Criminal backgrounds checks for all licensed child care programs in Nebraska would be mandatory under a bill heard Jan. 20 by the Health and Human Services Committee.
Under LB284, introduced by Ralston Sen. Merv Riepe, the state Department of Health and Human Services (DHHS) would have the authority to require federal criminal background checks for all staff and employees of licensed child care programs and providers that receive federal subsidy funds.
Riepe said the reauthorized federal Child Care and Developmental Block Grant Act requires the background checks. DHHS currently may require federal criminal background checks as part of the licensure process, but it is not mandatory.
LB284 would make those checks mandatory at the expense of the licensee. An estimated 14,500 federal background checks would be required, Riepe said, at a cost to the licensee of approximately $29 each.
Nebraska receives more than $30 million annually from the block grant to fund child care licensing activities in the state, Riepe said.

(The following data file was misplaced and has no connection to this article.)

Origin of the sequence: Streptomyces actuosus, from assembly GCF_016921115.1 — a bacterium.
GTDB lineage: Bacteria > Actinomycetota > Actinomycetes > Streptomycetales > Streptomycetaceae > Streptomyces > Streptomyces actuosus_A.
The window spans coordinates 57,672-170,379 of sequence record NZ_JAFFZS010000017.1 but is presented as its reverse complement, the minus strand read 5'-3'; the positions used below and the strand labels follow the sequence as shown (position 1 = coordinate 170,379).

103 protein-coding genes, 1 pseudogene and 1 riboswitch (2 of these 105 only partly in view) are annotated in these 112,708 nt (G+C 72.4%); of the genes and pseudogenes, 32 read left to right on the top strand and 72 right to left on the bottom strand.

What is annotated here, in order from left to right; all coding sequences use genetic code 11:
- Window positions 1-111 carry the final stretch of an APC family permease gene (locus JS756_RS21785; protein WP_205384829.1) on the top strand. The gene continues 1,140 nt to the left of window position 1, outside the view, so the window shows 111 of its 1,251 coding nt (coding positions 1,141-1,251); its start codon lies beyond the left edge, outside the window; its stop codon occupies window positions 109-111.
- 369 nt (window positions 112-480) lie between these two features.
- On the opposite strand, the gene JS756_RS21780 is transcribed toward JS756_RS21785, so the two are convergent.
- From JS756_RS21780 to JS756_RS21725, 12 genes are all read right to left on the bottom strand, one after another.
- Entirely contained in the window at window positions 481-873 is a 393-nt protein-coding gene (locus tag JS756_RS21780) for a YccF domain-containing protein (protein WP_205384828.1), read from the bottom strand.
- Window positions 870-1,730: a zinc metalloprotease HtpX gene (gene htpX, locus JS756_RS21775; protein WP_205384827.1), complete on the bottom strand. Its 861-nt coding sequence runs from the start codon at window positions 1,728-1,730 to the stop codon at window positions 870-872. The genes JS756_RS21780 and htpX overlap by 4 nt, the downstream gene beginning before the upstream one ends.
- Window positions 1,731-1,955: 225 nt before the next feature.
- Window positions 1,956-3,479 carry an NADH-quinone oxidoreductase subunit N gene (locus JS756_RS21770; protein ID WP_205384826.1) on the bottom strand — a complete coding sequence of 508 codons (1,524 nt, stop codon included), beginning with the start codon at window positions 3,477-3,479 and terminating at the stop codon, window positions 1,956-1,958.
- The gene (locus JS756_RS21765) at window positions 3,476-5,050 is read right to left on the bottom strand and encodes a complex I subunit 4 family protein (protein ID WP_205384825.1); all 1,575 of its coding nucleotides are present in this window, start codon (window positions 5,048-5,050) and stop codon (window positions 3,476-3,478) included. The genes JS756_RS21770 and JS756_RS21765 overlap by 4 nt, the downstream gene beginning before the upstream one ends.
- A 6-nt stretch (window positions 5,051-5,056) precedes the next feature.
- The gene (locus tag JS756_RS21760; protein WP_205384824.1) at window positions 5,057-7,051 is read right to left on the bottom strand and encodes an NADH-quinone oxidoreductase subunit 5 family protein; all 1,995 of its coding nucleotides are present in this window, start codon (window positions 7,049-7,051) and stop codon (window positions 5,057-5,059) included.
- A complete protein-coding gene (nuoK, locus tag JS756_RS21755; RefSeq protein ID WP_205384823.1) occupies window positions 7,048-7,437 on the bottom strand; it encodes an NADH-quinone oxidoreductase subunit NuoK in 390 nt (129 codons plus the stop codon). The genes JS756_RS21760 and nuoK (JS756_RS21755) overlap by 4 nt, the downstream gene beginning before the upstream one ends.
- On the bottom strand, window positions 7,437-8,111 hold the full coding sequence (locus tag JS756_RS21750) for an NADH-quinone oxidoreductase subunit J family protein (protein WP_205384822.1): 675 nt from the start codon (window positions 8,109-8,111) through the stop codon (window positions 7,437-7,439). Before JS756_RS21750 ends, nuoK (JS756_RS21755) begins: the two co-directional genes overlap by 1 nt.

“In addition, Nebraska uses the funds for an array of activities supporting quality child care, including child care subsidies, health and safety monitoring of licensed child care providers, professional development and trainings,” he said. “Failure to comply with grant requirements would result in the potential loss of all or part of those funds.”
Jennifer Roberts-Johnson, deputy director of the DHHS Division of Public Health, testified in support of the bill. The block grant funds provided by the federal government is the primary funding source for improving the quality of child care in Nebraska, she said.
“All states that receive Child Care and Developmental [Block Grant] funds must ensure that there is an FBI background check completed on all licensed child care programs, as well as programs that are not required to be licensed but receive subsidy,” Roberts-Johnson said.
No one testified in opposition to the bill and the committee took no immediate action on it.